Traveling by bicycle is the one of the easiest ways to traverse the sprawling University of California, Davis campus. Located in the Central Valley of California, the campus is topographically flat and weather is mild—perfect for bike riding. Average annual rainfall in Davis is 18 inches, therefore it is a rare day when you cannot easily get to your destination by bike. With 900 acres in the core campus and another 4,400 acres for agricultural and other natural science research fields, this growing campus with a current student population of over 33,000 is too spread out for walking alone to provide an efficient mode of transportation for most. The campus core area is generally closed to vehicular traffic, significantly enhancing bicycle safety. There are hourly bike traffic rushes during breaks between classes. During that time delivery and facilities vehicles are required to yield the right of way to thousands of cyclists or risk a ticket from the campus police.
Pedestrian, bicycle, and vehicular circulation are integral components of any design at UC Davis; however, designing bicycle infrastructure is a unique and complex exercise typically driven by the Campus Planning and Landscape Architecture (CPLA) and Transportation and Parking Services (TAPS) Units on campus.
In the summer of 2014, one acre of a five-acre vehicle parking lot was reconfigured into a 600-space bike parking lot serving a gymnasium that was converted into a large lecture hall. This project was designed by CPLA and funded by TAPS. The design involved rethinking and redesigning all modes of transportation in the area to safely and efficiently accommodate the anticipated influx of cyclists. Circulation design for bike lanes, bike paths, bike circles, and bike parking throughout campus is a major component of the CPLA Unit’s workload. Typically CPLA deals with four major bike design situations on a regular basis.
Bike Lanes, Paths, and Streets
There are generally three types of bike circulation routes on campus: bike lanes, bike paths, and bike streets. Bike lanes are striped on streets shared with cars and other motor vehicles. Bike lanes are typically 4 to 8 feet in width. Green painted lanes have been introduced in several locations where potential conflicts between bikes and cars been identified. These have been well received and we expect many more as trouble areas are identified. Off-street bike paths are generally asphalt and can range from 10 to 20 feet wide. Signage prohibiting all but emergency vehicles access is incorporated into bike path networks at key locations. Bike paths often end up functioning as mixed use paths. Pedestrians frequently use bike paths, particularly if there is a lack of pedestrian infrastructure in the area, and commonly because bike paths often provide the shortest distance to a destination. A big part of successfully designing bicycle infrastructure is providing efficient and direct pedestrian infrastructure in conjunction with it to reduce the pressure on the bike paths and the potential for conflicts.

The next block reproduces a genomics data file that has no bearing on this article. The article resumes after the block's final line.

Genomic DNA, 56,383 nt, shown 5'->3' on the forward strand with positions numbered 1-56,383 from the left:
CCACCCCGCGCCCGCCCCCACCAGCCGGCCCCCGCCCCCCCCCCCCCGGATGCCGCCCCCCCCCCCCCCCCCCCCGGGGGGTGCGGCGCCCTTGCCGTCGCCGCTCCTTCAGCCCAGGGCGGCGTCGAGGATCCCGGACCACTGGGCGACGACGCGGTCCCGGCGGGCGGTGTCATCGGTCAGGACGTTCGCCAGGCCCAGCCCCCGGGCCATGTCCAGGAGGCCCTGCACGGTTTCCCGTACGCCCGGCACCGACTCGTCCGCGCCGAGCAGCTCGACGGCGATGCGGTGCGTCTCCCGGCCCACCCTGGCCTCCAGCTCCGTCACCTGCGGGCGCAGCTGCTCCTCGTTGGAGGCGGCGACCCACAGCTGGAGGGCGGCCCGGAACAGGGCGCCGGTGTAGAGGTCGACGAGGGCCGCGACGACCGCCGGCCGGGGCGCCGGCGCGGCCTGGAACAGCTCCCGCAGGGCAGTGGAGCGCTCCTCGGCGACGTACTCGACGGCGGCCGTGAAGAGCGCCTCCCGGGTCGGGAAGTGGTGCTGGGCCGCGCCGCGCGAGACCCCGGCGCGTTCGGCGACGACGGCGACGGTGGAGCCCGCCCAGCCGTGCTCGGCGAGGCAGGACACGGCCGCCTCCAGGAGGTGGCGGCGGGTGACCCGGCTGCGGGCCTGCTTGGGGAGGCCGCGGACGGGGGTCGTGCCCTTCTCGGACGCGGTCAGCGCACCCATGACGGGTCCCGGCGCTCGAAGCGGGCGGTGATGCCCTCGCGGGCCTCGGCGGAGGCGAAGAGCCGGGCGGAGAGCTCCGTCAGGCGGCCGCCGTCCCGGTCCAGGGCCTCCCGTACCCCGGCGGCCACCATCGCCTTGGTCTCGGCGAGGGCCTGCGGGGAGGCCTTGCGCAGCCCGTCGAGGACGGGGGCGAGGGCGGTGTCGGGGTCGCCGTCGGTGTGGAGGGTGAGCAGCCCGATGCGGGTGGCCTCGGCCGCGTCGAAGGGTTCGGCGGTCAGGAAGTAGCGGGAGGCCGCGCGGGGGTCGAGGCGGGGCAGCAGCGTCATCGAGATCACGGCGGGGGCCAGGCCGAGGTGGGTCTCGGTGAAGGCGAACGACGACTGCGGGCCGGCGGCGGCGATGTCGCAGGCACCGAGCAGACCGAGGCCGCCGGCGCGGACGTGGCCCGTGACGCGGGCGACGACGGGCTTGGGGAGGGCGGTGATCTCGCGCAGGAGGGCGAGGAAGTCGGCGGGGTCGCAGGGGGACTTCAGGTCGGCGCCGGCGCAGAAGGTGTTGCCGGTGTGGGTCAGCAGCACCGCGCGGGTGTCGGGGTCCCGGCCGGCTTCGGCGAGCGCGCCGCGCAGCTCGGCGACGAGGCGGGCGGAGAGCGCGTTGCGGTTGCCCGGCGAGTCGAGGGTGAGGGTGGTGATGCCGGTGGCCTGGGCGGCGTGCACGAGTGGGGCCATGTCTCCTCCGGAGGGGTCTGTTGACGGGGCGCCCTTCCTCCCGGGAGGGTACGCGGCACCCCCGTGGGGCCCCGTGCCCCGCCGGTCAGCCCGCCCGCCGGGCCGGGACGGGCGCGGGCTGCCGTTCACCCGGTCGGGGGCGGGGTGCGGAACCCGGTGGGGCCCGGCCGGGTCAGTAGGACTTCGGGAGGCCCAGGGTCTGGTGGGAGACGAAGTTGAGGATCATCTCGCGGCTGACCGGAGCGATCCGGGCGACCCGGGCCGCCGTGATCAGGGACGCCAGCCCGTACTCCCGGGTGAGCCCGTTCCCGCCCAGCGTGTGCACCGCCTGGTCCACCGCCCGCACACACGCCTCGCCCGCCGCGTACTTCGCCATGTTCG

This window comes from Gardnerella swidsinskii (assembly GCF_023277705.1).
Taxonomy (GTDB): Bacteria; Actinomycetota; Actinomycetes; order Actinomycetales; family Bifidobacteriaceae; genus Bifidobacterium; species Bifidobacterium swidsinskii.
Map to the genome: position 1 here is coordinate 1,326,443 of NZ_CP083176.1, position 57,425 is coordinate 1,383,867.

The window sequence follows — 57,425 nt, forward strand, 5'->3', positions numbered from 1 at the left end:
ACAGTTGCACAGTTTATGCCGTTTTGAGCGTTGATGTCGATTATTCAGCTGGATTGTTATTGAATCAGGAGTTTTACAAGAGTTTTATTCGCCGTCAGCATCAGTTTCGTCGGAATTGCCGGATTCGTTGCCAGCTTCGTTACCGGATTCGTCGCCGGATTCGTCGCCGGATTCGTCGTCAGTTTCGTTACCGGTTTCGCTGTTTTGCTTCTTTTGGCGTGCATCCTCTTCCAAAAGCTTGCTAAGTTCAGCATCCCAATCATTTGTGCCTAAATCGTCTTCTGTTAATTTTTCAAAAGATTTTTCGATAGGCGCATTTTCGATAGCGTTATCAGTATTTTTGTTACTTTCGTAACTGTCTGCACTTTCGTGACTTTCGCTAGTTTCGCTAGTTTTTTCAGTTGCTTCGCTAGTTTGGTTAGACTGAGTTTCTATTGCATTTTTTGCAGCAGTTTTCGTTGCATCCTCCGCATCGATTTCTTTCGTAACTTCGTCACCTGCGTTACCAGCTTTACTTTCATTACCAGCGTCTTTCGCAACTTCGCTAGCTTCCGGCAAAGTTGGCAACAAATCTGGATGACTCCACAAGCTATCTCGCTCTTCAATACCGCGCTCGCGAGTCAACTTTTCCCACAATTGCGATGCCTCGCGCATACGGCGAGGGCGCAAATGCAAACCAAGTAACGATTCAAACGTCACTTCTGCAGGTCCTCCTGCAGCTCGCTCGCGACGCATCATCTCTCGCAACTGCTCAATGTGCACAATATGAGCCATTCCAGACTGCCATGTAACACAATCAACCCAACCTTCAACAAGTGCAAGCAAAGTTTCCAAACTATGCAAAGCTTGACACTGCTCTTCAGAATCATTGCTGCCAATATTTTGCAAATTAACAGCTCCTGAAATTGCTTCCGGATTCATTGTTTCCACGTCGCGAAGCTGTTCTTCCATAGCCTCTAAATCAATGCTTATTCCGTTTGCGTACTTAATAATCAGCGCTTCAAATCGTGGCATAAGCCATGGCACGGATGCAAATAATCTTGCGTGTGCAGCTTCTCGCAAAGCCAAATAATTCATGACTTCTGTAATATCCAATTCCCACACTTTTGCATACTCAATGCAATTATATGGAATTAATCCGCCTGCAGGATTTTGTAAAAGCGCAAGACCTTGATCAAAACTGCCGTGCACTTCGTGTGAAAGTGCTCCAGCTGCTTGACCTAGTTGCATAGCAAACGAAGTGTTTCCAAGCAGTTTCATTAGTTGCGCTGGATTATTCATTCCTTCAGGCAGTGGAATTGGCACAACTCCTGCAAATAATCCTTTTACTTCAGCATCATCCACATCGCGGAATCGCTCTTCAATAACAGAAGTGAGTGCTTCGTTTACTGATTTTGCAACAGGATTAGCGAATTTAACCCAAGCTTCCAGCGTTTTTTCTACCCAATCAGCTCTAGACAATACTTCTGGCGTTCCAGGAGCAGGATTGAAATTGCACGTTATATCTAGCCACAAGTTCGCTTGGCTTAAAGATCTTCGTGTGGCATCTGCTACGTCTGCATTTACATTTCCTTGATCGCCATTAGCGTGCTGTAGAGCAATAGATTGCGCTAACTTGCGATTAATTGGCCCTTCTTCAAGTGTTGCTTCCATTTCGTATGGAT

UC Davis bike circles are a wonder to see at rush hour. Ranging from small minor circles to those that were once car intersections, the circle is the safest way to manage large volumes of continuous bike traffic. Although many a freshman has frozen up on the first day of school trying to figure out how to navigate a bike circle, most students figure it out fairly quickly. Circles are so common now that a new one is constructed about every year on campus. The most difficult traffic circles to design are those that are shared by both a large volume of vehicles and cyclists. A two lane shared bike/car circle was constructed in 2012 outside of the main campus core, but is in the process of being re-designed. The double lanes in the circle coupled with a high rate of speed and large volume of cyclists has caused safety concerns.
Mid-block street crossings have been a challenge at several locations on campus. These crossings require that the bikes have the right of way. Bikes generally do not want to stop (or slow down). These crossings must be designed to slow bike traffic, create long sight lines for all parties, and stop vehicle traffic. Signage, striping, and shared space with pedestrians have to be carefully incorporated into the design of these crossings. Use of textured paving can help separate pedestrian traffic from bike paths.
Every new project has to include bike parking and connections to the bikeway system. Bike parking is placed for convenience near building entrances. Bike racks are considered attractive, not something that should be hidden in the back of a building. Years of trial and error have helped refine the bike design details. When a new dormitory is built, one bike rack space is provided for each new bed, with ten extra spaces for every 100 beds for visitors (1.1 bike slots for every student). When new lecture halls are developed, bike parking lots must accommodate a bike space for each seat in the hall.
A new bike parking lot near the main library will have a build-out rack count of 800 spaces. The design for ingress and egress, and circulation inside the lot must be carefully considered. Details such as bike-friendly curbs, paving surfaces, shade, bicycle rack layout, and bicycle rack standards (to protect a bike from theft and also not damage the bike) are carefully considered. Bike parking lots are as carefully designed as car parking lots.
by Skip Mezger, ASLA, Senior Campus Landscape Architect, and Christina Reyes, Associate Campus Landscape Architect, UC Davis